The mysterious site has almost nothing linking to it, no connection to other Web content, and no indication of who created it. What audience seems to be primarily people who stumble across it by accidentally triggering web searches of randomly mashed keys (like this one posted to reddit's WeirdWebsites). The site's content is not only generative, but incomprehensible, except perhaps to another algorithmic system; it's a mix of simple geometric images and long tracts of patternless text. The oddest aspect of this is perhaps that the site claims the textual content are working Malbolge programs. This image (a "disclaimer") appears on every page:

c0d3.Attorney's disclaimer, legal.gif

For those unfamiliar with Malbolge, it is considered the most difficult language to program in. It is ternary (base 3), and self-encrypting: after each command runs, it changes its state into something else. I interviewed Ben Olmstead about his work in 2014. Malbolge programs have only been written algorithmically, it is far too complex to write "by hand." As such, it's associated with encryption. It is a reminder of the intertwined histories of computers and encryption, and how encryption is something that computers do quite well natively.

However, the strings of text on the site are not working Malbolge programs, not using the original interpreter (140 or so lines of C that Olmstead wrote in a single afternoon) or more recent ones (like this nice one with a nice visualization of the virtual machine). The lack of information, the uselessness of the text, and the surreal aesthetic of gives the site a numbers-station-like mystery. Or perhaps it's because Malbolge is firmly established as the choice of super-villains, at least in the world of tv show Elementary:

from Season 1, Episode 10 of Elementary, "Leviation" (2012)  

Here is a taste of the site's "Malbolge": 

MGW xKCh(MsTH/LWkD PgjQ/ DPk)nYip RXbn"nXrG~GbX$lmQ)Chx+ hLf^eARQ YDsc|Jytc`mpbT^ hMXv fIpq oJf(GgxR<GDS nLcw\NUQ( MjR*bOYZ=UWC~pSFt Krl deO|Vjg. Clu>FuKN@kOE{vLjA-Gdfa\ aFLa!iMH?SNWN ZSEB*ZgC(opz@hbJW BZi]Yxo MHEv:WDV.MJg} Faf UpyL*CFt?yTpL@HRZa Qsr XsCm)tBgW lMz MxIa; iOs<KxO'PksB'kOqM wjeK`uVqI_fIu= QNaA nHZc_rVUx|XisB\gowh[

duJ]IVl HhDQ,GzVb'bbi+qke_uMXc/ IyD?xBR"KAJ vhoB\zmvH(VvB= Nph~HSj,Rpy)HpZY|Zrt>KKRo CDE+ eTP kPAO TCn~aas&cXC hKY XUf uRhn%FatP|ymb[fNWm:ESVA Dhq<LGx,twc wVQ/JZRE?HLU: AKPF\dOa wmYU RpQ@TPPE~ ixj;WaND_kQLC qgww.zQG[YoKV oLnD~dizQ.esLe#plo;YBMq^ UFH BpP^HEk_PcLp;MXNx fRMn CMEc_

The site has popped up on several cryptography-related discussions, in one case a bitcoin treasure hunt, although it appears that the action that brought those seeking Bitcoin to it was an accident, one encrypted string matching part of another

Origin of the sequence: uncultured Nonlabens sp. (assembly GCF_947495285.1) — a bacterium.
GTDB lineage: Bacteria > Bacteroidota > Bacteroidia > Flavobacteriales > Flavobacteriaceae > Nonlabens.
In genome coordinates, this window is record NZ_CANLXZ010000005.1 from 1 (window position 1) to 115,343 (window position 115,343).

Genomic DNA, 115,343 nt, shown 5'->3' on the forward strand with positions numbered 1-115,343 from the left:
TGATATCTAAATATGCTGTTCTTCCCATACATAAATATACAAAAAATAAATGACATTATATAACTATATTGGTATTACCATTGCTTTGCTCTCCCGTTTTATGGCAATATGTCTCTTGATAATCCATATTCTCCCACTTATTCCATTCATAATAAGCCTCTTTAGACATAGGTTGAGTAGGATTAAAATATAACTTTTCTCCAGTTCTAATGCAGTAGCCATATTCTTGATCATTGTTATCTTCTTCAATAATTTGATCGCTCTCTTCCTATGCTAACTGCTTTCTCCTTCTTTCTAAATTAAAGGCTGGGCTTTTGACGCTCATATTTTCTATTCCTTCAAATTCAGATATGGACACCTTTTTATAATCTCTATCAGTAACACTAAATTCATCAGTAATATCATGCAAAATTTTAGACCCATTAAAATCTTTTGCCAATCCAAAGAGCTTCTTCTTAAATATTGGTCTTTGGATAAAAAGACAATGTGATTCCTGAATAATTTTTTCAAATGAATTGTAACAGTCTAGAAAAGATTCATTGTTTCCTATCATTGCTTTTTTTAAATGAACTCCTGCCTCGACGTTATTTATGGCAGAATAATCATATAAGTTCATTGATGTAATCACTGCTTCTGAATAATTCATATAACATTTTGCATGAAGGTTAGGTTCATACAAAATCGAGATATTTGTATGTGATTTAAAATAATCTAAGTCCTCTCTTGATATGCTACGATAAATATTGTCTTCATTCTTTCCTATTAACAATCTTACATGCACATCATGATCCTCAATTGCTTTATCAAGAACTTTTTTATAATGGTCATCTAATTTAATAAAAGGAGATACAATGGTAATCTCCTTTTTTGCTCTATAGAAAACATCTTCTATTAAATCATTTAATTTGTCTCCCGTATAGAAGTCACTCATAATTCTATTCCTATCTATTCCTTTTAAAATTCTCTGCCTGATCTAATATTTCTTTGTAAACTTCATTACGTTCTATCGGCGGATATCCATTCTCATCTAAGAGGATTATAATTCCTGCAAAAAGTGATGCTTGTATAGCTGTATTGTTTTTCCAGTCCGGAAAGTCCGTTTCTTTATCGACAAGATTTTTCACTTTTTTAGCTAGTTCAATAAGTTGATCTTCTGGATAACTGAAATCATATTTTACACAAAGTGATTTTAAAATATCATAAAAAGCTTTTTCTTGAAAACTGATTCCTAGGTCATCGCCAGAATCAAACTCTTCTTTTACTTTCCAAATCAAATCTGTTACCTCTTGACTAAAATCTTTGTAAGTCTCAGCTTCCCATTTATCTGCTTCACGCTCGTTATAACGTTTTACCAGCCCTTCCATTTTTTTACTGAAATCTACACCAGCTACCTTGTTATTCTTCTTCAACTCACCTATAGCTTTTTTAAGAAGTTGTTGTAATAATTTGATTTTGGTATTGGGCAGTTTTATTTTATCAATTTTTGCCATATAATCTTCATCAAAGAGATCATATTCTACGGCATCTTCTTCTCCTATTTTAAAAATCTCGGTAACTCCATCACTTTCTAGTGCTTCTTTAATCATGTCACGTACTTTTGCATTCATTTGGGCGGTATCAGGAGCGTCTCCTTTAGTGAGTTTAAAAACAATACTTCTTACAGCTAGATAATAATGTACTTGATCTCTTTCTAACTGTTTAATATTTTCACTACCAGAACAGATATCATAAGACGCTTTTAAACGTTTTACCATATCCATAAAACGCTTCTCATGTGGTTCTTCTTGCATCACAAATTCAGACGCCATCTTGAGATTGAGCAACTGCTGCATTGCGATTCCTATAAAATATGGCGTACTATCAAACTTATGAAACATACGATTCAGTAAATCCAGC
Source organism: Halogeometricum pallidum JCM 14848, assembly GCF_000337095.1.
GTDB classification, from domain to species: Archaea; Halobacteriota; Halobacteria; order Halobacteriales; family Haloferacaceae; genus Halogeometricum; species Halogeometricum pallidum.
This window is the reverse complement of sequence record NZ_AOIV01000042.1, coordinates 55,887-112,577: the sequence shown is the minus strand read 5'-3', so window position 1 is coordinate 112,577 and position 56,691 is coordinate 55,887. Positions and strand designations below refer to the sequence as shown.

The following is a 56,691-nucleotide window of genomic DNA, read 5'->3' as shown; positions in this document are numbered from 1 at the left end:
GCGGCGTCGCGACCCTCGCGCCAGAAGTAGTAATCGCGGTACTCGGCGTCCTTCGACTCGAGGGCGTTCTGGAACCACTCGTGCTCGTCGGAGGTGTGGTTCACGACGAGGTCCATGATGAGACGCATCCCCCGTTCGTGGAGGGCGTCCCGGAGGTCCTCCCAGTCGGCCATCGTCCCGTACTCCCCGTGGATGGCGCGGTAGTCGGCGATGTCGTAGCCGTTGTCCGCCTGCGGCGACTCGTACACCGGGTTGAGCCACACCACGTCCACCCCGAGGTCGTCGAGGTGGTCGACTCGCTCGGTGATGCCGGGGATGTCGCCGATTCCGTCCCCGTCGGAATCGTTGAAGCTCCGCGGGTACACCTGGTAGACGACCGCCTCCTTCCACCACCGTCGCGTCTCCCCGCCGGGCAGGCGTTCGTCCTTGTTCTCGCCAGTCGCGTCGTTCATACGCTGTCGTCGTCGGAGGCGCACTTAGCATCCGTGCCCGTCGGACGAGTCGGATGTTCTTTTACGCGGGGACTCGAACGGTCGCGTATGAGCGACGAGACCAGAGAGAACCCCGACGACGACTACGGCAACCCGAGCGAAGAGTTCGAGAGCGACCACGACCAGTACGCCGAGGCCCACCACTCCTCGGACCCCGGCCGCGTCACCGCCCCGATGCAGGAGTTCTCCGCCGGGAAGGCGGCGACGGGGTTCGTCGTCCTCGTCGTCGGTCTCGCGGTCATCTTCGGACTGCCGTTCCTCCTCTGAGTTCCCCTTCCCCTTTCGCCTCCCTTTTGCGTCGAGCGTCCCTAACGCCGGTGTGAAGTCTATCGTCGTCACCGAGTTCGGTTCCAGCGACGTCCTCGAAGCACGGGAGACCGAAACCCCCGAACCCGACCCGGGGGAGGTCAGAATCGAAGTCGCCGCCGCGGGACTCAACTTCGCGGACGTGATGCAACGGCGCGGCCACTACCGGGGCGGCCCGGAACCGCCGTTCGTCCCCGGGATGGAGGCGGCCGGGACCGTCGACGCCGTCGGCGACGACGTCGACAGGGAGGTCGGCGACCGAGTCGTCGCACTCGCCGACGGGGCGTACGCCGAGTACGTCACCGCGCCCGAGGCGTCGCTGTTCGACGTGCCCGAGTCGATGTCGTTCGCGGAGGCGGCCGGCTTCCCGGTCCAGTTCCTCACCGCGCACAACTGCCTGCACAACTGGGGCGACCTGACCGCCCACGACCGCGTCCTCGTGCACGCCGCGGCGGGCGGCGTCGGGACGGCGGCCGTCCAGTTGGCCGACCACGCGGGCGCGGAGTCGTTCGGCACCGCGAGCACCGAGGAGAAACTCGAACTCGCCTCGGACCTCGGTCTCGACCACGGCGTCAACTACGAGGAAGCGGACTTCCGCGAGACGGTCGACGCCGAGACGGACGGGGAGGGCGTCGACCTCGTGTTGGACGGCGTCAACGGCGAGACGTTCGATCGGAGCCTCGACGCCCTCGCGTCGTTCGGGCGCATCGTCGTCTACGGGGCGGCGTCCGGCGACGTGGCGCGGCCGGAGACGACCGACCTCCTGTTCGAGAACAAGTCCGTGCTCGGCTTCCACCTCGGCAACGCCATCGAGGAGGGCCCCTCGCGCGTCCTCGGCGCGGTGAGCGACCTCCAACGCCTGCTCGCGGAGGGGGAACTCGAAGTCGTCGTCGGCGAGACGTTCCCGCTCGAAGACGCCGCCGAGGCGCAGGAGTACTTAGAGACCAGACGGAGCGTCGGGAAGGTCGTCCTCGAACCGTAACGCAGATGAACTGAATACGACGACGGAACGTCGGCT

I translated the Morse code and have got RKRWSWGSGGKWOOGUSWGOORGSGT

Which has lead me to

Think there's a link here. This is to do with the red ribbons and the butterfly lock. There's a key in one of these programs.

The site has an internal logic. There are the "0.1" pages, which take an int in the querystring like so for parameter m: Each has two images, which are php scripts that generate images based on it, _0 and _1, both of which can be passed negative numbers and will still return something: The 0.1 pages go from 1 to 1250. Then there is the a.html page and a2.html, a2 takes an i parameter of any number, and have several images, including a2.php, which takes an i parameter of seemingly any number: The a2 pages have text like CaseS.II.[the number of the i parameter], and a pages like CaseS. A2 have text (as image) saying "The second level archive: programs in Malbolge by the project c0d3.Attorney," a catalog of sorts of Malbolge programs that don't work. Are cases tied to attorneys?  What does it all mean?

Zombie formalism making a comeback (one of the great many, very similar, generative images)

One guess is that it means absolutely nothing. 

The images are most likely generated on the fly (they are returned by php scripts), but it's most likely true that the "Malbolge" is similarly generated. After all, there are unlikely 1250 functioning Malbolge programs ever written, so the likelihood that someone had discovered a "weakness" in Malbolge that allowed them to create so many working programs -- and then decided to keep that secret and post it on an obscure website, as a secret message to some secret Malbolge community, seems quite unlikely.

But then what is the point? If it's someone's weird art project, there would likely be, if not more clear attempts to get the site visibility, or at least the word Malbolge in text (rather than as an image), to appear in web searches. It's possible it has some other use; the YouTube channel Webdriver Torso (currently with 130k followers), posts only videos of red and blue rectangles and different pitches for reasons that were similarly mysterious until it was revealed as an automated account created by Google engineers to test the upload mechanism in YouTube. This did little to hurt its popularity, and it was included in net art collection The Printed Web* by Paul Soulellis [full disclosure: I also have content in this series]. Many videos, like this one, have hundreds of comments.

It might just be about the ads (the only coherent content on the site is about cookies and ads), collecting the piddling revenue on the occasional random person stumbling by (in which case I am enabling this by posting to it). It is fitting that the content has been swallowed up into other spam sites, which repackage's nonsense with pictures of Uggs. Although who knows, maybe there really is some bitcoin wallet hidden away in some corner of the site. Whatever it's story, I'm thankful for sites like this keeping the Web weird. 

h/t to @noob_studios